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Re: Pole Embedment Formula
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- Subject: Re: Pole Embedment Formula
- From: Charles Greenlaw <cgreenlaw(--nospam--at)speedlink.com>
- Date: Thu, 16 Sep 1999 19:53:36 -0700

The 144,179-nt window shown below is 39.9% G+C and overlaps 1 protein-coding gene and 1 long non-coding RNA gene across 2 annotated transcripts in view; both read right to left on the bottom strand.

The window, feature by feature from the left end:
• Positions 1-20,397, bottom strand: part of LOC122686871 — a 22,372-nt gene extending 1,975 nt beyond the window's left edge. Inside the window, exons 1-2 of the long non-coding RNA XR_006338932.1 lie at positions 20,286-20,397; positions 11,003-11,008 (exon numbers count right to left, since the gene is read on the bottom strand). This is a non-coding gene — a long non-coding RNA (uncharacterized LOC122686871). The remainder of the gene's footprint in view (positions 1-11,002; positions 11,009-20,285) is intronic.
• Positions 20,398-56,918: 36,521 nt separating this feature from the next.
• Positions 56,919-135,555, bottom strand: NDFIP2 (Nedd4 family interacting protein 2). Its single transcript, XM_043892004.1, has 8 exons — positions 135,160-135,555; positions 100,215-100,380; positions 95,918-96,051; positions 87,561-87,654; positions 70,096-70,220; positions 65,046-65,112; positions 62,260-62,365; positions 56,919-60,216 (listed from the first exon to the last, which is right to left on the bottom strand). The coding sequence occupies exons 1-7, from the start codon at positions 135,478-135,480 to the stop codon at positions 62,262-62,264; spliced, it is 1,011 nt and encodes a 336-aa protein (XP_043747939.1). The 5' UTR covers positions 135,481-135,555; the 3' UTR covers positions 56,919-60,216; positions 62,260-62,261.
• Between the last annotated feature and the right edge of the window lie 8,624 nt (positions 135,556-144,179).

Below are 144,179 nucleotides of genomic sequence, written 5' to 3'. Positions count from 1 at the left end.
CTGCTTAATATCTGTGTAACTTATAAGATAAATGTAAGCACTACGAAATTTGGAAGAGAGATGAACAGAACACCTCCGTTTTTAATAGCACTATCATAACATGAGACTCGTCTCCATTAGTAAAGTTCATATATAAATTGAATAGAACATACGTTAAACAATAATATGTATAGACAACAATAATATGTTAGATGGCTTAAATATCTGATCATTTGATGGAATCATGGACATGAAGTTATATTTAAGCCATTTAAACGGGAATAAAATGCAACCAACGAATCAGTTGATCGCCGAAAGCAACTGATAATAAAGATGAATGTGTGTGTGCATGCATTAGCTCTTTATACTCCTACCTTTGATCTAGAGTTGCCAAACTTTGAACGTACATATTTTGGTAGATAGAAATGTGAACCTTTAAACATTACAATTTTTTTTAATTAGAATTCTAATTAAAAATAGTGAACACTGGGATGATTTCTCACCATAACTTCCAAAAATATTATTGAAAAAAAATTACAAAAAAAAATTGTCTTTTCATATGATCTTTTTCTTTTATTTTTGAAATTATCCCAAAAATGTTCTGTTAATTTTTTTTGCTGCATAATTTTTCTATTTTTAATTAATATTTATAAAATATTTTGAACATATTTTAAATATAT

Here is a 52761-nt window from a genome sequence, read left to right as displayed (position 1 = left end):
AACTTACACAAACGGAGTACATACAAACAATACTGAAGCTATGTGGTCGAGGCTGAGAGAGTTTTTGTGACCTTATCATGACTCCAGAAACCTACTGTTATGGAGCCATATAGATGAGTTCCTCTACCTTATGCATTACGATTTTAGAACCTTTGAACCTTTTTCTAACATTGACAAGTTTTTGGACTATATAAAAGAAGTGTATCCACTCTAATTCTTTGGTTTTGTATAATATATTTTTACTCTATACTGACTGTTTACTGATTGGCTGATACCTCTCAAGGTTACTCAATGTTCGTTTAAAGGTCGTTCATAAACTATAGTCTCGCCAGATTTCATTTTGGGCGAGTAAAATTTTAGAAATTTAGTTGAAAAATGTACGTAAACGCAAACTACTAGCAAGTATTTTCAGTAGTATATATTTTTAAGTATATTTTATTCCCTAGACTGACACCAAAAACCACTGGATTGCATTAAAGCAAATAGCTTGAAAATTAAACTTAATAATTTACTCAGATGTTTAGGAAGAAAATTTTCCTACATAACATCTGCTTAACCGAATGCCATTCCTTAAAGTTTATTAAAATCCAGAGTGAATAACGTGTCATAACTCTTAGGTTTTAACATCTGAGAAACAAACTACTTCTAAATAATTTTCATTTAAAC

At 09:02 PM 9/16/99 EDT, you wrote: >Would it be appropriate to use the restrained embedded pole formula rather >than the unrestrained one for the embedment design of a drilled concrete pile >in bedrock. > >The soil engineer has specified the point of fixity into the bedrock, and I >was wondering, if the pile is assumed fixed at that point wouldn't the >restrained condition apply? Since, I assume, the pole embedment formula was >probably based on embedment into soil rather than bedrock. I always used the >unrestrained condition in my designs, but this time I have quite a bit of >embedment, so trying to reduce the embedment any way I can. > >Any thoughts? >Thanks > >Oshin Tosounian, S.E. ------------------------ Both of the pole embedment formulas indeed contemplate ordinary soils that are not very rigid compared to the pole, over the pole's depth of embedment. Embedment into bedrock is quite a change from that. The formulas came from work done in the 1940's at Notre Dame and one other university for the Outdoor Advertising (billboard) Assn, and involved hole diameters of a foot or two, and depths of ten feet or so. The formulas got into UBC a long time ago. Several editions later the allowable lateral soil loads in the UBC table were considerably reduced, making the result more conservative than originally. The "Constrained" condition is for when there is a hard resistance to lateral movement at grade (hard compared to the soil below) and that acts as a pivot point or fulcrum to the horizontal forces acting on the pole, the pole being modeled as a rigid free-body. Max pole moment is at this constraint. For "unconstrained" conditions (all-dirt embedment) the max pole moment is at the point of zero pole shear, a depth that varies according to how low or high above grade the lateral force is, compared to the embedment depth. I worked up a table of values; M = P (h + .17d) is about as bad as they got for small h compared to d. If you are developing all your resistance in bedrock, I submit that neither of the UBC formulas applies. Why not go back to the soil engineer for an interpretation of what he/she had in mind? Keep principles of mechanics in mind at all times; it ain't voodoo. Charles O. Greenlaw SE Sacramento CA
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